I've been working this winter on revising Days of Awe toward a second edition. Some additions, some subtractions, some general improvements. I've made a point of not changing any of the pagination. So if a community has copies of the pilot edition and then augments their collection with copies of the second edition, their prayer leader will still be able to give page numbers and they will work for both versions. The nifty material which is new to the second edition won't be in the first-edition volumes -- but a creative shaliach tzibbur (prayer leader) should be able to work around that.

I'm uploading revised versions of both manuscripts (the right-to-left edition and the left-to-right edition) now. I plan to order a printer's proof of each, and spend some quality time with it, to make sure that I'm happy with how the changes look in print. (I may also reconvene my editorial / proofreading team.) What this means for everyone else is that Days of Awe is temporarily unavailable while I'm proofing the second edition. I assume that most people aren't thinking about the high holidays during January and February, so I figured this was a good time to do this work.

If you used Days of Awe last fall in your congregation or in your own solo prayer, and have suggestions to offer for the second edition, I welcome them!

 

 

Edited to add: the machzor is now available again, with all of the abovementioned changes made. Thanks for your patience!

 


Practice Makes Practice (a sermon for Yom Kippur morning, 5775)

The 20th-century American writer Dorothy Parker famously said, "Writing is the art of applying the tush to the seat." (She didn't say "tush," but the word she used isn't exactly appropriate to the bimah; you can extrapolate.)

This is one of my favorite aphorisms about the writing life. Writing isn't, or isn't only, a matter of talent or genius or having great ideas. One can have all of those things without ever writing a word. Writing requires perseverance. It requires showing up, day after day. It requires putting fingers to pen, or in my case fingers to keyboard, when the inspiration is there and also when it isn't there yet.

Over the years I've learned a variety of techniques for times when I don't "feel like" writing. Sometimes I promise myself a treat if I manage to write something. Other times I give myself a set period of time -- "thirty minutes and then I can get up and do something else." I can't let the perfect be the enemy of the good. What matters is that I write.

The only way to get good poems is to write a lot of poems, and to accept that although some days are going to be better than others, I'm committed to continuing to write.

This is how spiritual life works, too. There are days when I wake up with prayers on my lips, when I can't wait to settle in to morning davenen, when I feel in-tune with the Holy One of Blessing from the get-go.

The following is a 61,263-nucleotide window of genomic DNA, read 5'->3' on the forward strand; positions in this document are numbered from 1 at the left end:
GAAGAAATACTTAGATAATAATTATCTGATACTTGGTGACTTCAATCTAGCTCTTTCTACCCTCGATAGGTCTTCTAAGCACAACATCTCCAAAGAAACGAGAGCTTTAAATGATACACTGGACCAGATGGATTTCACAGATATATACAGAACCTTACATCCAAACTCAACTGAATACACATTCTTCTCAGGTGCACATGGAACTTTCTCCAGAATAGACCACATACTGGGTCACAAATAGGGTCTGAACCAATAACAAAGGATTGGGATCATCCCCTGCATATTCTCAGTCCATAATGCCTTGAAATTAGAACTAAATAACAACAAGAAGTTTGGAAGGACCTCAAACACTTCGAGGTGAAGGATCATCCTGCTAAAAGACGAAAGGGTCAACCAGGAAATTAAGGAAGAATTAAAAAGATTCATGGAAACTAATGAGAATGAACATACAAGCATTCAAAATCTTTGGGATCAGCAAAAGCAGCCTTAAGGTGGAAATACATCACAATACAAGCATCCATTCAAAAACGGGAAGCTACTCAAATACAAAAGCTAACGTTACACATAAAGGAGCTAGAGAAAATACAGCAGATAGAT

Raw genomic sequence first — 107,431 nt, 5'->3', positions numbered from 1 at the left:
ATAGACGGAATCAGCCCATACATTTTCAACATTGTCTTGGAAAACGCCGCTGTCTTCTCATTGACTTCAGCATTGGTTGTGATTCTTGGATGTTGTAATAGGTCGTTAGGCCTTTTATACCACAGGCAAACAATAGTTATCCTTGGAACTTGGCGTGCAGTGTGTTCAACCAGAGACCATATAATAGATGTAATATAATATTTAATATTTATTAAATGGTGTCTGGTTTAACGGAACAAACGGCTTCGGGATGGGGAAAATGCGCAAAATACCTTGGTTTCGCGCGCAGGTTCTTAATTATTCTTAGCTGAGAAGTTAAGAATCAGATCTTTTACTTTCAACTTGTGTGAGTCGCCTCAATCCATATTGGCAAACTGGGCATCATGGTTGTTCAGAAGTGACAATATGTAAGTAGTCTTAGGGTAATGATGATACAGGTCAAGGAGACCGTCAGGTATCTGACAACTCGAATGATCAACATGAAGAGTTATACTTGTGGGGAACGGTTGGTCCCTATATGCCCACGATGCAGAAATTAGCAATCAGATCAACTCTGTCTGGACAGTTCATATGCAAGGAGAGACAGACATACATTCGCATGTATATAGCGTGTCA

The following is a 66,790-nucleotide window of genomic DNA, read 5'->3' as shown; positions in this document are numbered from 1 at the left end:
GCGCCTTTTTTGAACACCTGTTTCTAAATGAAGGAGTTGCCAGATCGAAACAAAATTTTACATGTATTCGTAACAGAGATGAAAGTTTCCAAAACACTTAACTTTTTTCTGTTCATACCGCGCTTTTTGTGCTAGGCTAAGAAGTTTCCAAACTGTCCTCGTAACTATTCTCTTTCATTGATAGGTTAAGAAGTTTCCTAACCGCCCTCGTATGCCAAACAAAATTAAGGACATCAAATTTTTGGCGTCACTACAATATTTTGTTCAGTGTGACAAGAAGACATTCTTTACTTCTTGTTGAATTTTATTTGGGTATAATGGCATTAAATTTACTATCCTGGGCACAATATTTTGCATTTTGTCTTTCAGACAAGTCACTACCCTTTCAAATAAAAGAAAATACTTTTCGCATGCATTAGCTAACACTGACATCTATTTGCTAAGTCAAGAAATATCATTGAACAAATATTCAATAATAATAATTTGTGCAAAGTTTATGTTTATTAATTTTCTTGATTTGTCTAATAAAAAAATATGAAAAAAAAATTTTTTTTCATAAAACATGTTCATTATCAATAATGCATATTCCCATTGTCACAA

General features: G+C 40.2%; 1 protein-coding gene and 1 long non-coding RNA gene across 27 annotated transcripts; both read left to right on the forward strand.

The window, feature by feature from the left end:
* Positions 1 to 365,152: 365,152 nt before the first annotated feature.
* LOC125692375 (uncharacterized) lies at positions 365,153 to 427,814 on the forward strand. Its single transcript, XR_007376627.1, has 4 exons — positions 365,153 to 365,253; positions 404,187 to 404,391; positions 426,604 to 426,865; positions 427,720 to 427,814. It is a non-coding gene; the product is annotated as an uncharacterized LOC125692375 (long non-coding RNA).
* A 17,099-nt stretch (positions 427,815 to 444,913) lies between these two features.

Those tend to be days when I'm on retreat. When someone else is taking care of the logistics of ordinary life, like meals and dishes. And childcare. And the to-do lists. And my responsibilities. It's remarkable how easy it is to feel prayerful and connected when someone else is providing for all of my needs.

But most of the time I am not on retreat. My spiritual life mostly happens in the "real world," where I have to juggle priorities, where I sometimes feel cranky, or get my feelings hurt, or make mistakes.

The best way to prime the pump for writing is to start writing and trust that some of what I write will be worth keeping. And the best way to prime the pump for spiritual life is to maintain my spiritual practices. There's a reason we call them "practices" -- because, like poetry, they require repetition, trial and error, showing up on the days when the spirit doesn't necessarily move you. Spiritual life requires putting your tush in the chair.

But it doesn't necessarily require putting your tush in the chair for hours on end. In fact, it's arguably better if you don't.

Continue reading "Practice Makes Practice (a sermon for Yom Kippur morning, 5775)" »


Longing and belonging (a sermon for Kol Nidre 5775)

 

Do you know what it's like to feel out-of-place? Have you ever walked into a room and felt uncomfortable? Or maybe you can remember, or imagine, standing with a cafeteria tray in your hands and realizing you have no idea which table to sit down at. Maybe it's an experience of walking into a cocktail party and noticing that everyone else seems to know each other. Or you show up at an event in your finest suit, only to discover that you're the only one who didn't know it was a jeans-and-sandals affair.

There is nothing easy or comfortable about feeling as though you don't belong. And it's hard enough to walk into a room full of strangers and feel out of place; it's even more painful to walk into a room of people you know and feel out of place there. To feel like the square peg in a round pegboard. To feel isolated by invisible circumstances, depression or illness. To feel as though you just don't fit.